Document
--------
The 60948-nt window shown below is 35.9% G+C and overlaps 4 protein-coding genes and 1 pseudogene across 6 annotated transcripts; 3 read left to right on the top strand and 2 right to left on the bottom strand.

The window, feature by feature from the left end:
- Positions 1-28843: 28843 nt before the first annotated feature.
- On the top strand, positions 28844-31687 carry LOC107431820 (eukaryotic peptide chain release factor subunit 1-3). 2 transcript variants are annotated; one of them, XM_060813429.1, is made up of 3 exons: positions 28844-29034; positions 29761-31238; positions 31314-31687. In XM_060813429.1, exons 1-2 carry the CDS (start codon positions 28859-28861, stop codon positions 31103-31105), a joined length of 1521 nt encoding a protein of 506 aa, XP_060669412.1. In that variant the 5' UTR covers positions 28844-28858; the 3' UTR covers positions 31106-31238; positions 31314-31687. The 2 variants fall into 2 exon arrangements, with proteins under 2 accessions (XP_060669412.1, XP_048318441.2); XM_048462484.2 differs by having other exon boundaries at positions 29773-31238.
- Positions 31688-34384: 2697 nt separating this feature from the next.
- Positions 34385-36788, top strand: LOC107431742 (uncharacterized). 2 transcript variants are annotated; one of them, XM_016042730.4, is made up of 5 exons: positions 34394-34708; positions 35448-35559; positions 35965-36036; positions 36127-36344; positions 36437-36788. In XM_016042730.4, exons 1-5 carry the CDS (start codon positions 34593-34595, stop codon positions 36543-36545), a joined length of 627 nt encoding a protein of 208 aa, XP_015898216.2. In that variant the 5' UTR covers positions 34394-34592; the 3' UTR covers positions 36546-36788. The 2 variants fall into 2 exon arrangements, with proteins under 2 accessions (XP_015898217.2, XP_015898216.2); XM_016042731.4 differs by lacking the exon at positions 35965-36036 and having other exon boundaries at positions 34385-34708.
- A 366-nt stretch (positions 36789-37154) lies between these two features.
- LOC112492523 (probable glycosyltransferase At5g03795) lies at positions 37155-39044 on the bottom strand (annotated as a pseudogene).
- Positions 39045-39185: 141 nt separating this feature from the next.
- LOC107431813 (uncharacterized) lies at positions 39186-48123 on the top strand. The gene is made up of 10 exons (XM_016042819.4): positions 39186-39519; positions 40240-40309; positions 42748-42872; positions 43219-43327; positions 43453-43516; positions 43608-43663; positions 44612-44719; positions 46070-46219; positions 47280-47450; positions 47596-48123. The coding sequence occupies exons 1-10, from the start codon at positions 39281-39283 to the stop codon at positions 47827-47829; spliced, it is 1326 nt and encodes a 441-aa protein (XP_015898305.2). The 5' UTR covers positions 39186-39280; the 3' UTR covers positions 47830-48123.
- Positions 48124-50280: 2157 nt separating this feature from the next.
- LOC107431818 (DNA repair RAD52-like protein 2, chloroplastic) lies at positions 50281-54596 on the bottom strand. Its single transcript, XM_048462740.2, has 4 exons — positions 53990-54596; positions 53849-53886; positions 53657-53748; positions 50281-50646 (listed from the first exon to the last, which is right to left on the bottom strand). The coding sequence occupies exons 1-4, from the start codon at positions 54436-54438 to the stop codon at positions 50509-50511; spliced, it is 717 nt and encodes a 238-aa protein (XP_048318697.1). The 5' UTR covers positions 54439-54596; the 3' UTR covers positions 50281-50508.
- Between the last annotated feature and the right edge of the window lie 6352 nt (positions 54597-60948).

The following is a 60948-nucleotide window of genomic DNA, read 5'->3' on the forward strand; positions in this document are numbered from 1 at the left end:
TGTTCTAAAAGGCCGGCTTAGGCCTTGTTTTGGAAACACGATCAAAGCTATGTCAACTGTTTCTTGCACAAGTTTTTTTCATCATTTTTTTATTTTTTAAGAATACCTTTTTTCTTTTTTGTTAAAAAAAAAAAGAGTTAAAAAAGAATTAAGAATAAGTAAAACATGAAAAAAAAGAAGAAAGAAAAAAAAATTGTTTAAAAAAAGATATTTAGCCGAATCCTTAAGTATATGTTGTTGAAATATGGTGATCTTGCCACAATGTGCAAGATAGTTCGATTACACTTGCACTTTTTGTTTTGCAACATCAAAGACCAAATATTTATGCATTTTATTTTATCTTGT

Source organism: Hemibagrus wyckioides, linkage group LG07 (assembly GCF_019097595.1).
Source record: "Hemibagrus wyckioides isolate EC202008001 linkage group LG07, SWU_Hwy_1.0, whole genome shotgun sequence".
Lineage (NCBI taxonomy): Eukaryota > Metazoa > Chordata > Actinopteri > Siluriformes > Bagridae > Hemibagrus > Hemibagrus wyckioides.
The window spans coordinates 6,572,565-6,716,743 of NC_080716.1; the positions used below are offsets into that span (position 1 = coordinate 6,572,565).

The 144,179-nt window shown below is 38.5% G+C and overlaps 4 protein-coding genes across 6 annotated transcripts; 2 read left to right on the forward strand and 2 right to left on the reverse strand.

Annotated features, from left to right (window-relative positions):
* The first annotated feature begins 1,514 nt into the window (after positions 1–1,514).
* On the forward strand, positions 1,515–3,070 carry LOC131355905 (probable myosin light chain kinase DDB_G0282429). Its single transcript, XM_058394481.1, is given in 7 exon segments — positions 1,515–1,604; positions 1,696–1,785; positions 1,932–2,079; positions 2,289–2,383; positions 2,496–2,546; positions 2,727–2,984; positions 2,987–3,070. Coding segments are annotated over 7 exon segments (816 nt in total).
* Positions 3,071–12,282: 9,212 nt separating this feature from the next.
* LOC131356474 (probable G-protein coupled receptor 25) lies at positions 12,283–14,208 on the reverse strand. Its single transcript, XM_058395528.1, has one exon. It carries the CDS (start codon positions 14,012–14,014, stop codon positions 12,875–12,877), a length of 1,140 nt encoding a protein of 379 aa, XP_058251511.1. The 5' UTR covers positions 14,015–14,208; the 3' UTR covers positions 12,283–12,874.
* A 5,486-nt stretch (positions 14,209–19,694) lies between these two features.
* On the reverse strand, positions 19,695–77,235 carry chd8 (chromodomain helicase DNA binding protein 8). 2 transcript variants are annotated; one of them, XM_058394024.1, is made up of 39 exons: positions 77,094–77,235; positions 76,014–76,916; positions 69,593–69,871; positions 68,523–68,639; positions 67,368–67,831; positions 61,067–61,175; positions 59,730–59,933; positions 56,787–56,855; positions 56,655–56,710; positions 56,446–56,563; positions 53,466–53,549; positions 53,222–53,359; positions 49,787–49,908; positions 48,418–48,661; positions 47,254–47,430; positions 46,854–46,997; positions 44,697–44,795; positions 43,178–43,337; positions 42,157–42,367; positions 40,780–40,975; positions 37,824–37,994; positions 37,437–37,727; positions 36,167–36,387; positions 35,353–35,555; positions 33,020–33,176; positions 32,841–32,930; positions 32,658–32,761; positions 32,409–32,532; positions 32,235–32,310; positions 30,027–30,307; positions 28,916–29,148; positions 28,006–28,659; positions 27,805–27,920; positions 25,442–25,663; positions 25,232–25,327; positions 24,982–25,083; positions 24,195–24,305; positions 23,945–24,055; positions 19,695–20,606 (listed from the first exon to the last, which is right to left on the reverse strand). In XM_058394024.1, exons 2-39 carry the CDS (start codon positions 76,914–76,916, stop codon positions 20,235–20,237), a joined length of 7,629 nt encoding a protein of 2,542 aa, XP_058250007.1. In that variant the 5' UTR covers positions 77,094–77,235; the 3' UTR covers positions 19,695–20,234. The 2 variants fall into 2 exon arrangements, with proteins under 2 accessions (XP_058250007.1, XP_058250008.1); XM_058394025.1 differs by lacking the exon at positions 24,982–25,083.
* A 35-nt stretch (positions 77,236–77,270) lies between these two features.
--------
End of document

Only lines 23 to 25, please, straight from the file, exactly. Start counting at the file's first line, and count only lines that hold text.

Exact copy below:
* On the forward strand, positions 1,515–3,070 carry LOC131355905 (probable myosin light chain kinase DDB_G0282429). Its single transcript, XM_058394481.1, is given in 7 exon segments — positions 1,515–1,604; positions 1,696–1,785; positions 1,932–2,079; positions 2,289–2,383; positions 2,496–2,546; positions 2,727–2,984; positions 2,987–3,070. Coding segments are annotated over 7 exon segments (816 nt in total).
* Positions 3,071–12,282: 9,212 nt separating this feature from the next.
* LOC131356474 (probable G-protein coupled receptor 25) lies at positions 12,283–14,208 on the reverse strand. Its single transcript, XM_058395528.1, has one exon. It carries the CDS (start codon positions 14,012–14,014, stop codon positions 12,875–12,877), a length of 1,140 nt encoding a protein of 379 aa, XP_058251511.1. The 5' UTR covers positions 14,015–14,208; the 3' UTR covers positions 12,283–12,874.